32. October 17, IDG News Service – (National) Cafe Latte attack steals data from Wi-Fi PCs. If you use a secure wireless network, hackers may be able to steal data from your computer in the time it takes to have a cup of coffee. At the Toorcon hacking conference in San Diego this coming weekend, a security researcher will demonstrate a technique he has developed to attack laptops that use the WEP encryption system to log on to secure wireless networks. Developed in the late 1990s, WEP was the default method of securing Wi-Fi networks. Though the WPA (Wi-Fi Protected Access) system replaced it, about 41 percent of businesses continue to use WEP. That percentage is even higher among home users, security experts say. That is unfortunate because WEP has been riddled with security problems. In fact, WEP was blamed for the recent TJX Companies data breach in which thieves were able to access 45 million credit- and debit-card numbers. To date, however, researchers have tended to focus on exploiting WEP flaws in order to break into wireless networks. That generally meant that the attacker would roll up near the WEP-encrypted router, crack the WEP key used to encrypt network traffic, and then log on to the network. The researcher, a senior wireless security researcher with AirTight Networks, has taken a look at the client side of things and developed a way of tricking a WEP-enabled client into thinking that it is logging on to a network that it already knows. His technique, which he calls the Cafe Latte attack, allows an attacker to circumvent firewall protection and attack the laptop or to set up a “man in the middle” attack and snoop on the victim’s online activity. “Until now, the conventional belief was that in order to crack WEP, the attacker had to show up at the parking lot,” he said. “With the discovery of our attack, every employee of an organization is the target of an attack.”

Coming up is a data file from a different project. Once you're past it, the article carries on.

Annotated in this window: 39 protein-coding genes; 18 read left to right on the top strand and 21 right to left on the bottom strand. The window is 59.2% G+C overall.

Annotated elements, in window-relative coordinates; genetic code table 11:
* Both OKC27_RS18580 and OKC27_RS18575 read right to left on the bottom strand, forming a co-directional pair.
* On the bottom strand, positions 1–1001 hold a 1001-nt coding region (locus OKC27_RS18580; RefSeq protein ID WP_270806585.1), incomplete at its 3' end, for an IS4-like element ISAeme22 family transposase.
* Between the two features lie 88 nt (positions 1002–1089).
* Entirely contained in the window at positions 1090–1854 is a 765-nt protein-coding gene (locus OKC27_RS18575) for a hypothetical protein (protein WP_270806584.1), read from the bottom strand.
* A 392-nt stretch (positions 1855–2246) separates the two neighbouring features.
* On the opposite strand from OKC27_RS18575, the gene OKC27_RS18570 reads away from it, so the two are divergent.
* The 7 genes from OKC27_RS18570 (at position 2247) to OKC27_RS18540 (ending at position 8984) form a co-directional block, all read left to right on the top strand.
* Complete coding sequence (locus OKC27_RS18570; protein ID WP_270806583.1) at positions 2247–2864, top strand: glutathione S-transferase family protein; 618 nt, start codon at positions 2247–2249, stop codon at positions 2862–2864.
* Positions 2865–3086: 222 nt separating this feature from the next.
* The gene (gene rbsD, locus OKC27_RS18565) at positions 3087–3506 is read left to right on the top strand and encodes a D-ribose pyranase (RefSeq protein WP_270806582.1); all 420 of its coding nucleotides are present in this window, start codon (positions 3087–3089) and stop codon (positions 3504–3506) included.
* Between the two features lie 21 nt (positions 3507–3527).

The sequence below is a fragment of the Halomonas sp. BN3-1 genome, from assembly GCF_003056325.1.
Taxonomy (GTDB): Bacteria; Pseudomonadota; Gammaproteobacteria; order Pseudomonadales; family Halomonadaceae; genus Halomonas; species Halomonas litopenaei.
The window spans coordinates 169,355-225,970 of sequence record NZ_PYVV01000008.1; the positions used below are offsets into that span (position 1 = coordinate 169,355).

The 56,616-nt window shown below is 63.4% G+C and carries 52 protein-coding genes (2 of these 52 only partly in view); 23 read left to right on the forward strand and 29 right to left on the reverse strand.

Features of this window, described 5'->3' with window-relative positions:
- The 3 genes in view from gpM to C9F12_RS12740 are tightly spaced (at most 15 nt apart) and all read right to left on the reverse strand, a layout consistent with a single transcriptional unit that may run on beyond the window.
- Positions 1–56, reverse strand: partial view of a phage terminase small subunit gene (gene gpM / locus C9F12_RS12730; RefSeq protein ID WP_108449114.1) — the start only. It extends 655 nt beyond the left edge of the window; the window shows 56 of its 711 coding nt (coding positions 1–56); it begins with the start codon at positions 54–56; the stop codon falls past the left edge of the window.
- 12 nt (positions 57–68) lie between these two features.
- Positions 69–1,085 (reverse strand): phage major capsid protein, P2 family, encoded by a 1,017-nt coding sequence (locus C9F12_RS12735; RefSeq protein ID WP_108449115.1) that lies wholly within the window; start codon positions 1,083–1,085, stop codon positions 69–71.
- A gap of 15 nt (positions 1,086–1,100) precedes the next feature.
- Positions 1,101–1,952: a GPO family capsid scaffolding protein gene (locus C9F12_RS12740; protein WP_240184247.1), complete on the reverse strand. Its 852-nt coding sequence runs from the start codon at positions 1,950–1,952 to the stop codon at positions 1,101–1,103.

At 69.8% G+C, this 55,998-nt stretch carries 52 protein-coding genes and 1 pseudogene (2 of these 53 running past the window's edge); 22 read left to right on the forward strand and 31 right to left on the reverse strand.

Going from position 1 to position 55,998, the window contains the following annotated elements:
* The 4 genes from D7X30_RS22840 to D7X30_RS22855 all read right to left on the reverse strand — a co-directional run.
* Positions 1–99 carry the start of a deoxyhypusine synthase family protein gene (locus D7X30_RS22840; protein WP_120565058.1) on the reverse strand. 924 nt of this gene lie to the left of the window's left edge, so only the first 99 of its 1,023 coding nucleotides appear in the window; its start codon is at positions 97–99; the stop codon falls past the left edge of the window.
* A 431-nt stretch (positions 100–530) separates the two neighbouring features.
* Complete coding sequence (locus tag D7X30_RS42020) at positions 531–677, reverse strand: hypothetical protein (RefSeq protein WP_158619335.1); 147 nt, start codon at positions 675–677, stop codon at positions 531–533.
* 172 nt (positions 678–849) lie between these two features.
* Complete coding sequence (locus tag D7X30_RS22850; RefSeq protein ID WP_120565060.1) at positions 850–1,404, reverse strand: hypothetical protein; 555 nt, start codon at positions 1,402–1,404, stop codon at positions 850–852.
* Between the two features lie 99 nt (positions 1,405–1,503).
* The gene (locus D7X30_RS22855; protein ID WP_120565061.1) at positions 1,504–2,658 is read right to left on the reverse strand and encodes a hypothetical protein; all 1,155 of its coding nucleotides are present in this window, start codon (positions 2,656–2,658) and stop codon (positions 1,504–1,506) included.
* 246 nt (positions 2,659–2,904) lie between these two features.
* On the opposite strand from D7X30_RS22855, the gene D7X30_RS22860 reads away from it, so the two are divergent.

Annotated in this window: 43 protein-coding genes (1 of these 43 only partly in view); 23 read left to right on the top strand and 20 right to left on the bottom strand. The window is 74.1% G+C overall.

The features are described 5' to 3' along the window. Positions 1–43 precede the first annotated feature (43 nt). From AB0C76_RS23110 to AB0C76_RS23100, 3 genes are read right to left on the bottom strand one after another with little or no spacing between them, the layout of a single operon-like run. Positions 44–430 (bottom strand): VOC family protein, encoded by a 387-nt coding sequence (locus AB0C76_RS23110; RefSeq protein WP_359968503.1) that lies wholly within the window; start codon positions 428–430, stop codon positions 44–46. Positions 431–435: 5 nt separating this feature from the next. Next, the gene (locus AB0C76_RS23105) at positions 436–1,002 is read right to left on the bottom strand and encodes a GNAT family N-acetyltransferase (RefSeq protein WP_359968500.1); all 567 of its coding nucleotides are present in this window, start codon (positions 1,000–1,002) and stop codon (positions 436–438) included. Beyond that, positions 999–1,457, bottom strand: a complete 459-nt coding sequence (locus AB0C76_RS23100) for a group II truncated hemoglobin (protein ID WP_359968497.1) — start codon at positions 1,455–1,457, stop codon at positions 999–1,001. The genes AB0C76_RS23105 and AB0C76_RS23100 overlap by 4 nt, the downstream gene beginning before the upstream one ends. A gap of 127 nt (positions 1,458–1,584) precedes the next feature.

33. October 17, IDG News Service – (National) Couple swarmed by SWAT team after 911 ‘hack.’ A Washington State teenager is facing 18 years in prison on charges that he used his computer to access Orange County, California's 911 emergency response system and convinced the sheriff’s department into storming an area couple’s home with a heavily armed SWAT team. The nineteen-year-old, of Mulkiteo, Washington is not only facing charges of unauthorized computer access, but he is also facing assault charges by proxy, meaning that authorities want Ellis to be convicted as if he, and not the SWAT (Special Weapons And Tactics) team, pointed weapons at the victims. The incident took place late in the evening of March 29, when Ellis allegedly used his computer to call the Orange County 911 dispatch and, during the course of a 38-minute telephone conversation, convinced dispatchers that he had murdered someone on the premises and was about to do it again. Within minutes, fire, police and a helicopter team had been dispatched to the home of the Lake Forest, California couple, whom authorities declined to identify. A spokeswoman with the Orange County District Attorney’s office characterized the suspect as a “computer hacker,” but declined to explain exactly how the attack was carried out. “One of the reasons that we’re not disclosing exactly how he did it is because we don’t want to teach other computer hackers how to do it,” she said. Still, it is not clear that Ellis’s alleged hack involved anything more complicated than tricking the 911 system into thinking he was calling from the Lake Forest couple’s number. County officials said Wednesday that he did not exploit a technical flaw in the 911 system’s software. Authorities said that the suspect had made nearly 200 fake 911 calls to dispatch systems in California, Arizona, Washington and Pennsylvania. He is set to be arraigned Monday in Santa Ana, California.